Stephen Doughty: Grassroots groups will reveal the risks of crashing out of the EU

Prior to entering parliament I spent many years involved in grassroots campaigning on issues of poverty and inequality both here in Britain and internationally, and on issues like climate change, fair trade and human rights.

When faced with such huge challenges, even when you are working for and with the resources behind you of a large NGO or political party, the task ahead can sometimes seem overwhelming.

But we achieve more together than we do alone.

That was one of the remarkable aspects of the Make Poverty History coalition which I was closely involved in – and which brought together an array of different organisations from grassroots, to faith groups to well-known charities to fight for action at the Gleneagles G8 summit in 2005, with 250,000 people filling the streets of Edinburgh, and thousands more attending Live8 concerts. We achieved huge successes by working together at the grassroots. People power matters.

It has frequently been pointed out to me that the pro-European cause needed urgently to be more coordinated and co-operative, not least when faced with the array of elite and often shadowy interests which have driven the particular reckless Hard Brexit course we now appear to be on, when the truth is that so many other options remain, and the British public are entitled to change their mind on some or all of the direction we are headed in.

Of course this is a live and dynamic debate, even amongst pro-Europeans, and not everyone has the same view on where we go next on this unprecedented journey. But there is far more that unites us than divides us in exposing the truth, and fighting for a better way forward for Britain which puts jobs, public services and issues like human and environmental rights first. And as a Labour MP I am also convinced that if we want to reverse austerity we cannot trash our trade and economy by crashing out of the EU.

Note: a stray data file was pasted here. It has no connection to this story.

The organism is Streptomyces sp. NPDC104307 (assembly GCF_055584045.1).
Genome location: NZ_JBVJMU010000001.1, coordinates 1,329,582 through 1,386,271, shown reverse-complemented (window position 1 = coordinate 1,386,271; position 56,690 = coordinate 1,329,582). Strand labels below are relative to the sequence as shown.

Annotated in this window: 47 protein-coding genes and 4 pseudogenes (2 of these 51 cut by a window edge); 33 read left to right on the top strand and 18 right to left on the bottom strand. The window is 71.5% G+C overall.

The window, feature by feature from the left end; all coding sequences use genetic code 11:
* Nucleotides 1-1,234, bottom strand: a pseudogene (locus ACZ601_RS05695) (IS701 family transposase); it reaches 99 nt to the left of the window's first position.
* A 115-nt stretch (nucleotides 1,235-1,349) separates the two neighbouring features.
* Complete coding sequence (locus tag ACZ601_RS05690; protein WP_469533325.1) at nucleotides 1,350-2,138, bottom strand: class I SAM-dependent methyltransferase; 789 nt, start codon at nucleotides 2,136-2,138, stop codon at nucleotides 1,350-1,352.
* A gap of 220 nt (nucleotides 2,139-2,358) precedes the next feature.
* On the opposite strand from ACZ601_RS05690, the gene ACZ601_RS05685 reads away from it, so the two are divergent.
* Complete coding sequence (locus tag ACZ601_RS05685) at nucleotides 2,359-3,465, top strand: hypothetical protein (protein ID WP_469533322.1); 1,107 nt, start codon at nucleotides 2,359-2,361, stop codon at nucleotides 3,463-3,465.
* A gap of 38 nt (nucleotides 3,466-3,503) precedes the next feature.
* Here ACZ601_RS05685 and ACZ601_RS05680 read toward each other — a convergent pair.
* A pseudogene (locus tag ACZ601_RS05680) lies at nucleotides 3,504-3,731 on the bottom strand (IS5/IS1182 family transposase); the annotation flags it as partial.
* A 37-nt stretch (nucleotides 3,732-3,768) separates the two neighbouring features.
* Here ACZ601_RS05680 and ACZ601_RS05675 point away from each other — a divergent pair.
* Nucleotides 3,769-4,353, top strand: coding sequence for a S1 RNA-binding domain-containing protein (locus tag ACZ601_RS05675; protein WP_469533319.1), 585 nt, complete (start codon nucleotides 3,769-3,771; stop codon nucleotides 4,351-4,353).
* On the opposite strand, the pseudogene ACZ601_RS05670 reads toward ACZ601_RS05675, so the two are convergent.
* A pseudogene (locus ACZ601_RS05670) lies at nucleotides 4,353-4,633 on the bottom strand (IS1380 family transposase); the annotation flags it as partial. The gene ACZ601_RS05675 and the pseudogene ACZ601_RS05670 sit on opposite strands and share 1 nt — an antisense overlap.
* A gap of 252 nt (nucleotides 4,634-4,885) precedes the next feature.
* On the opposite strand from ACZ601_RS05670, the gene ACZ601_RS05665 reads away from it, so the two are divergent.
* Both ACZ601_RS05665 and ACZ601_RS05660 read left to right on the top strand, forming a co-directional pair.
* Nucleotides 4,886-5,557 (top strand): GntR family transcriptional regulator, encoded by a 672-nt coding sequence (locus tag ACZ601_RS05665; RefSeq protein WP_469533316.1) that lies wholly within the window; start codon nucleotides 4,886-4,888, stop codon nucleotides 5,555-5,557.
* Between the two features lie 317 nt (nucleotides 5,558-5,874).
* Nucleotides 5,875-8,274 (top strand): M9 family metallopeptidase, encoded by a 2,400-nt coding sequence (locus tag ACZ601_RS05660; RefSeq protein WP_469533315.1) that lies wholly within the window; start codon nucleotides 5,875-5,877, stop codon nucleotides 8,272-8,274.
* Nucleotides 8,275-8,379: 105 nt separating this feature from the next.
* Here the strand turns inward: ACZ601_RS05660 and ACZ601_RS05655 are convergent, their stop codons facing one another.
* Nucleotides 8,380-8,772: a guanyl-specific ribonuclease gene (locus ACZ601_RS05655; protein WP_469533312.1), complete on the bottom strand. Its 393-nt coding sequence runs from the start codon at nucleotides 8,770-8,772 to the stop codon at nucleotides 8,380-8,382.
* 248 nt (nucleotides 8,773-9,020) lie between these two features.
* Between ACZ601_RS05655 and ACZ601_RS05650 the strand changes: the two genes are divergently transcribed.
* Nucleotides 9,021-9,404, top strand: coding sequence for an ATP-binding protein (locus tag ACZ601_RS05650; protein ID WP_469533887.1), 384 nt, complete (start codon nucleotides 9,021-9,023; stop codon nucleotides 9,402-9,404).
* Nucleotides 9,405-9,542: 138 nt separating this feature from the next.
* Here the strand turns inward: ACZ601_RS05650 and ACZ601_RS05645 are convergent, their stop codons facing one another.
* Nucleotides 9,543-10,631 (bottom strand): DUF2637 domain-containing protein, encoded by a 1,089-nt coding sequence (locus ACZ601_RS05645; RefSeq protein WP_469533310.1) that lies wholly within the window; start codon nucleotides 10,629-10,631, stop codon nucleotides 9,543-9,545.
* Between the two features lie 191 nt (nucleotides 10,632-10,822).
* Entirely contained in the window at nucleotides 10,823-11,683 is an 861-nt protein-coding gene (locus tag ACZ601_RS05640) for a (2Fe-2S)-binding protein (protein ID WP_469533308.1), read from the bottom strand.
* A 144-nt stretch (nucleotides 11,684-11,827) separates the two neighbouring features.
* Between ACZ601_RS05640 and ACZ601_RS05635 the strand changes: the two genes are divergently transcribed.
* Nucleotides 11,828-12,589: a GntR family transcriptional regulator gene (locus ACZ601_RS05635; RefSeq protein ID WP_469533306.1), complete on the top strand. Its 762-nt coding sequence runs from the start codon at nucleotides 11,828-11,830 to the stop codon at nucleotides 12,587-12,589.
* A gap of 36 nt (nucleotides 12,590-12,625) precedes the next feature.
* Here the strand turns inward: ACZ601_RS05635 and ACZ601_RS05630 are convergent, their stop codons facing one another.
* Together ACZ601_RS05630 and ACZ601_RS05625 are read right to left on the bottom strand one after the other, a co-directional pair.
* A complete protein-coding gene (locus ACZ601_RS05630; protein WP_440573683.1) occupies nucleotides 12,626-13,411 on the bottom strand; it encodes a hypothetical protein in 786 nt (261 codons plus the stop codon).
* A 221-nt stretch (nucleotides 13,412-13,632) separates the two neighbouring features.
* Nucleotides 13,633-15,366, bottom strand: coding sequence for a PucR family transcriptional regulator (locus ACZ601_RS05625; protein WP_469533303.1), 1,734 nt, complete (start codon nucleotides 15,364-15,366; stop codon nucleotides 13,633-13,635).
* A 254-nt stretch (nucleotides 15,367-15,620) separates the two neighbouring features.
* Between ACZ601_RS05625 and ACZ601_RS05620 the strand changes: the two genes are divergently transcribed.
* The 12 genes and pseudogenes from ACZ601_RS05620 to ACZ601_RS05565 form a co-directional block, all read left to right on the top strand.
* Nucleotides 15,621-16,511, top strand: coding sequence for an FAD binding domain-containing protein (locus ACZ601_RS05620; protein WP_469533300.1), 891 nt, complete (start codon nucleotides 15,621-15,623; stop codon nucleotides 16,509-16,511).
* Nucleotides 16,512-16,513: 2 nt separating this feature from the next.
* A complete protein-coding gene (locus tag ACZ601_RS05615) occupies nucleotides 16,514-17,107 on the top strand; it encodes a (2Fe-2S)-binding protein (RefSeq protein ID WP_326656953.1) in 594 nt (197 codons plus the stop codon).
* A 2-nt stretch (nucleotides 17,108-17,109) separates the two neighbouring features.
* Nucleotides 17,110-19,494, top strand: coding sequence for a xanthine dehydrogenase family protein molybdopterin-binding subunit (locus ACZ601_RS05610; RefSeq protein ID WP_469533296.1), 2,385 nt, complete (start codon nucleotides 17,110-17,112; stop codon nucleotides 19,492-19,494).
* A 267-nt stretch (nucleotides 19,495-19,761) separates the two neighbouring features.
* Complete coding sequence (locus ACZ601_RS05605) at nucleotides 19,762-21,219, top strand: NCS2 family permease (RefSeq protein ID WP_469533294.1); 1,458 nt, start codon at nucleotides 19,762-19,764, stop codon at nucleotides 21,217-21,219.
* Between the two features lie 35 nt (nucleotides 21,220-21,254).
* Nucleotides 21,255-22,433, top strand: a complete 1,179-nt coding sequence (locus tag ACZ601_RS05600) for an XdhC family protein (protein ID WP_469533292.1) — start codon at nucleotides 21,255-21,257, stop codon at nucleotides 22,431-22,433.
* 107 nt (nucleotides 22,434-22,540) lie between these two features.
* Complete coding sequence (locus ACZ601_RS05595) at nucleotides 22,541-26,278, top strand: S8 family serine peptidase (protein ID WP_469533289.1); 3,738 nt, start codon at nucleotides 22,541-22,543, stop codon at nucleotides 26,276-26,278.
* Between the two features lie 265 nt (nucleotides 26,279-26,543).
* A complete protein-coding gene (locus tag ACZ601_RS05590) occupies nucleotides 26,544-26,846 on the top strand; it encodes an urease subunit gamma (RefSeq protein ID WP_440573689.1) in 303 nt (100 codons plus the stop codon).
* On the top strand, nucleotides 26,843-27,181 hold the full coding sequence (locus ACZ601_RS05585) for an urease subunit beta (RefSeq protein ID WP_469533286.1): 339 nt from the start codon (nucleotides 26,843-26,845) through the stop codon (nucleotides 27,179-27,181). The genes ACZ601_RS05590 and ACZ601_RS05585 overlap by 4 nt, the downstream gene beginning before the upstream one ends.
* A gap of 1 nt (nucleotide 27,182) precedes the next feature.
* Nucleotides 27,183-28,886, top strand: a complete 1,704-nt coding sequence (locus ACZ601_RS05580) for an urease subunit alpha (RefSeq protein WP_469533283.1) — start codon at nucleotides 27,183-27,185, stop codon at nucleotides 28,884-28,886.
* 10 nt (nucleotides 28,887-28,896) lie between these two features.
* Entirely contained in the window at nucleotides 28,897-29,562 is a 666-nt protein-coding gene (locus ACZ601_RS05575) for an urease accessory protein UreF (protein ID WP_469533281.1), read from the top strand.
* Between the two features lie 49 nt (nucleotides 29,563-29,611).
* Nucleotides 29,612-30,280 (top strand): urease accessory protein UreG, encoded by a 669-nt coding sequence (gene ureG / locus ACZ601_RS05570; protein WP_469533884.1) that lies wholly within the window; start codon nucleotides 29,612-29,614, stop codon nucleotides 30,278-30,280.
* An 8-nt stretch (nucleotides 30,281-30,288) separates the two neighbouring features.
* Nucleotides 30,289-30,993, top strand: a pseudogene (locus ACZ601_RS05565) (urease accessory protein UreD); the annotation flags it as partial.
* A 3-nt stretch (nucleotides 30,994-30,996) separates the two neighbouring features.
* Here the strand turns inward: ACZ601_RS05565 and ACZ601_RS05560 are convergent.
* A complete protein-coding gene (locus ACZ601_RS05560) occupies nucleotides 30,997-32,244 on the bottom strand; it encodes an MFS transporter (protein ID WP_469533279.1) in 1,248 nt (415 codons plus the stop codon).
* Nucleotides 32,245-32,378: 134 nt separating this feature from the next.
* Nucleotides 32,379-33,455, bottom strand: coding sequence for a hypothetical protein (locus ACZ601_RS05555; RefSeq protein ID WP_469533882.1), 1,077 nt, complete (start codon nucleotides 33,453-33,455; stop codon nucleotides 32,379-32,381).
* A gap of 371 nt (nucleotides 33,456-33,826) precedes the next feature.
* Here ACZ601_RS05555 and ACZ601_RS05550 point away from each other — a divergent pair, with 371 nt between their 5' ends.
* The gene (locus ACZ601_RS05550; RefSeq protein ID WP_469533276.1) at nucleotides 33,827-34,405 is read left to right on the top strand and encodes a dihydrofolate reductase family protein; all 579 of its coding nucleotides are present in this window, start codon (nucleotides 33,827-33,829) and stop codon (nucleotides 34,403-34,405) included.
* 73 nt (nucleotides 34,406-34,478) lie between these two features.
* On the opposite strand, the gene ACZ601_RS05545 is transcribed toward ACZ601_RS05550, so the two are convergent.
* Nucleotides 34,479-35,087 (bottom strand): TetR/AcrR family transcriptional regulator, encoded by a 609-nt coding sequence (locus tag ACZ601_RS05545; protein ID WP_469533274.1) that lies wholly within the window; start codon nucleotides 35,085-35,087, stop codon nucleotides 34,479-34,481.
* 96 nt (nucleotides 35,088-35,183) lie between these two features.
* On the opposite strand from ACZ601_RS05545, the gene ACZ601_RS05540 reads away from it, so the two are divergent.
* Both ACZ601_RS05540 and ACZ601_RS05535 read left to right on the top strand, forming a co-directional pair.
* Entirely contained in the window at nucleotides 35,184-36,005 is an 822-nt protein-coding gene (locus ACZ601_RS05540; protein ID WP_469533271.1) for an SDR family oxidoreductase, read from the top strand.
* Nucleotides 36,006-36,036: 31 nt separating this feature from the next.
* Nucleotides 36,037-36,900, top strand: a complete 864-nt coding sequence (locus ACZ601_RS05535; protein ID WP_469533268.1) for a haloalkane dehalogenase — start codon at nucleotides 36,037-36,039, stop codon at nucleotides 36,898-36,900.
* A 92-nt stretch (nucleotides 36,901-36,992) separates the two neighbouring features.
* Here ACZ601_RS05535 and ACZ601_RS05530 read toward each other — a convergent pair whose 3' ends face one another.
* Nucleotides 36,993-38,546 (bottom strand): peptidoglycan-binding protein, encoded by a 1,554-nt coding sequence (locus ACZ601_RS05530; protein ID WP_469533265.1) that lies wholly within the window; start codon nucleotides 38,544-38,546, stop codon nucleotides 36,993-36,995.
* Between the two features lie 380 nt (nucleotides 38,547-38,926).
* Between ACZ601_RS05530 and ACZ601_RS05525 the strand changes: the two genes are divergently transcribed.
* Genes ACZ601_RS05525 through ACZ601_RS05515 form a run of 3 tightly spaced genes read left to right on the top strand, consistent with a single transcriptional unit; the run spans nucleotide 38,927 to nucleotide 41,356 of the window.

I am delighted that coo-peration is now happening in a very powerful way between pro-European forces – with grassroots civil society organisations representing over 500,000 people and MPs coming together with the aim of retaining the closest possible relationship with the EU.

Each of these groups brings something valuable and unique to this informal coalition. I know that the whole team at Open Britain are excited to be working hand-in-hand with our friends in the European Movement, Britain for Europe, InFacts, Scientists for EU, Healthier IN the EU, Best for Britain, The New European and all the other groups doing such important work. 

It couldn’t come at a more crucial time.

Pivotal to the success of this movement will be the Open Britain campaign, to which I and many colleagues from various Westminster political parties are affiliated.

With a very small budget, an incredible and dedicated small team of grassroots campaigners – Open Britain have built a major national campaign on a shoestring that is growing in strength every day, even whilst coping with close personal tragedy in their team.

With over 570,000 supporters, on whose generosity it largely relies for crowd-sourced funding, and a huge social media presence reaching out to every corner of Britain – this is a powerful force to be reckoned with. Real working people and families from every corner of Britain genuinely worried about their futures, and the future of their country – not metropolitan elites or “Remoaners”.